A DISEASE of the brain
Alcoholism is a brain disease and so it is not a huge jump to conclude that introducing alcohol to a teenage brain is not a good idea. Add to that the poor diet of teenagers and other negative environmental factors, such as child abuse or neglect, and it is easy to understand why a teen is at risk if allowed to consume alcohol.
Parents need to be vigilant to help avoid alcoholism in teenagers. Parents need to be parents, not buddies or social peers. Teens need consistency, honesty and a loving, supportive hand. Prevention of teenage alcoholism begins at home and the responsibility lies with parents.
Most commonly, parents don’t listen. It’s not that they don’t want to listen, it’s that they don’t have listening skills. Listening means not talking and parents like to instruct, lecture and direct, not necessarily listen.
Teens need to be heard, not merely listened to and that means being patient and allowing them to take their time, free from interruption and allowing them to fully express themselves. Understand that this can be a difficult process, as teens aren’t always open to sharing with adults, especially if they suspect you’re not listening.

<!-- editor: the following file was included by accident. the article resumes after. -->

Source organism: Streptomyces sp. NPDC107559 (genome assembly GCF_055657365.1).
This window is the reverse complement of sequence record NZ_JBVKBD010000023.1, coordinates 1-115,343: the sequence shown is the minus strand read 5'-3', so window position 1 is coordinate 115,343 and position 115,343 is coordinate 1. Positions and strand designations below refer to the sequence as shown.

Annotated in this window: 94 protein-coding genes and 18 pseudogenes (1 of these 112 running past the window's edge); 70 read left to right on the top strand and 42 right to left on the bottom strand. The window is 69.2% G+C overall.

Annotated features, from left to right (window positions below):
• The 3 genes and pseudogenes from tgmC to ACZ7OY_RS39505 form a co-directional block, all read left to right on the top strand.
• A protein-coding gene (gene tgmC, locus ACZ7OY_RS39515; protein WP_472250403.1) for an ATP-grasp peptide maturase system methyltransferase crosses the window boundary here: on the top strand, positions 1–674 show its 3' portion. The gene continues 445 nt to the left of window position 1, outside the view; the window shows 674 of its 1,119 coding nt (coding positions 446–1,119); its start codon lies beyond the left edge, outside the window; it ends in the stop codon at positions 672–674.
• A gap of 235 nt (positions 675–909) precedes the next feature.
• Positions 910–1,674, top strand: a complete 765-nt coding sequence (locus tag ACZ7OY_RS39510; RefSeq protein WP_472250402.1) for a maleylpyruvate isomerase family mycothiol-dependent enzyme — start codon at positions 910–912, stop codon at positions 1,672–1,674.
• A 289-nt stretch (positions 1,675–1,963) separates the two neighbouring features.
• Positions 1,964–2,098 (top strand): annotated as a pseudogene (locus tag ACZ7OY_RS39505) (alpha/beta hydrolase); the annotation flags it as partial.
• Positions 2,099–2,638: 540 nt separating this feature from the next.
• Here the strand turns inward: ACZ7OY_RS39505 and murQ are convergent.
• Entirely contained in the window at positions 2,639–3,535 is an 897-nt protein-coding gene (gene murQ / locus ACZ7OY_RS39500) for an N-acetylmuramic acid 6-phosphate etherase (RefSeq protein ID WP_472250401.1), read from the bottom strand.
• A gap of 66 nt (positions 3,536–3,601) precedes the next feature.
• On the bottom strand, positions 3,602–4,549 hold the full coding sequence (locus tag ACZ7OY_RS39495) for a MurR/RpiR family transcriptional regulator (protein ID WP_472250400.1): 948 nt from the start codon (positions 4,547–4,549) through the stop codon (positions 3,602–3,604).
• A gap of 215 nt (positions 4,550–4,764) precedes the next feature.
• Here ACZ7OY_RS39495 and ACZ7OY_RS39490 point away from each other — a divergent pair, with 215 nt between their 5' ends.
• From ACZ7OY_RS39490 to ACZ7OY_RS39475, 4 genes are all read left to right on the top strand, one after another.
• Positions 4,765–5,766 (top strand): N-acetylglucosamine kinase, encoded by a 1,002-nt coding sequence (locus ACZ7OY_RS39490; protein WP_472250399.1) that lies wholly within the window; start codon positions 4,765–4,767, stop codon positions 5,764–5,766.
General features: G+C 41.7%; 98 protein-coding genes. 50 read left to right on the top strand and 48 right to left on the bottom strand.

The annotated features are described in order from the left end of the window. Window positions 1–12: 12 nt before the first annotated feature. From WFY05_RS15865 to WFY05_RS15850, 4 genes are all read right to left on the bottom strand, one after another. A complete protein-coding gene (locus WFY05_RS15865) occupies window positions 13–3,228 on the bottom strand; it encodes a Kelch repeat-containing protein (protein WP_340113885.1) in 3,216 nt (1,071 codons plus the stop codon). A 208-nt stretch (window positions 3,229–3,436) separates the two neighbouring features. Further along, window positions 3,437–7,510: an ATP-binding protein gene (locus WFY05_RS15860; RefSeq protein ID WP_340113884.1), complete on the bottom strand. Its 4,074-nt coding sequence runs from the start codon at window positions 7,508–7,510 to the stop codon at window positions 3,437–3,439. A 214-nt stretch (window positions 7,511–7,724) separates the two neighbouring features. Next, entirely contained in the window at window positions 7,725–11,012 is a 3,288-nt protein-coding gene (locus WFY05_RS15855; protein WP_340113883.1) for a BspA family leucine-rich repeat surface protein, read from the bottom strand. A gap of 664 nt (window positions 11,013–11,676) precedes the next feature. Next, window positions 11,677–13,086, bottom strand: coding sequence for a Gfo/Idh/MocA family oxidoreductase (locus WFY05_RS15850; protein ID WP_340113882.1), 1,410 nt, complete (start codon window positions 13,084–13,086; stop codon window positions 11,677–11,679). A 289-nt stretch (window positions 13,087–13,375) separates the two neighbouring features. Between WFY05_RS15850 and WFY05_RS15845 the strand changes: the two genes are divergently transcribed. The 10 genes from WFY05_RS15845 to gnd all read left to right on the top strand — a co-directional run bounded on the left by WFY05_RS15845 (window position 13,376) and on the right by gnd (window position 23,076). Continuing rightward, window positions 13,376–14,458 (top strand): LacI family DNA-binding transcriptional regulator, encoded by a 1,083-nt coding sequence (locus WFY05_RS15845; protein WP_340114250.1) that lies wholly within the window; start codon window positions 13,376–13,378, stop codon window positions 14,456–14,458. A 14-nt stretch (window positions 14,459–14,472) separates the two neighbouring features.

Watch the signs of alcoholism in teenagers!
Watch for the signs. If your teen has been using alcohol, or some other substance, there will be evidence. Perhaps they have experienced some mood swings, other than the usual eye-rolling and rebellion that is expected in some measure. But when those mood swings, or changes in attitude get in the way of completing homework assignments, or result in a lower grade point average, that’s a sign something is wrong.
Perhaps they have lost interest in hobbies and recreational activities. If they have lost interest in friends, that’s a sure sign something is up, or if they suddenly stop seeing their friends in exchange for a new set of friends, that can also be a sign of trouble.
Sadly in alcoholism in teenagers, the alcohol wins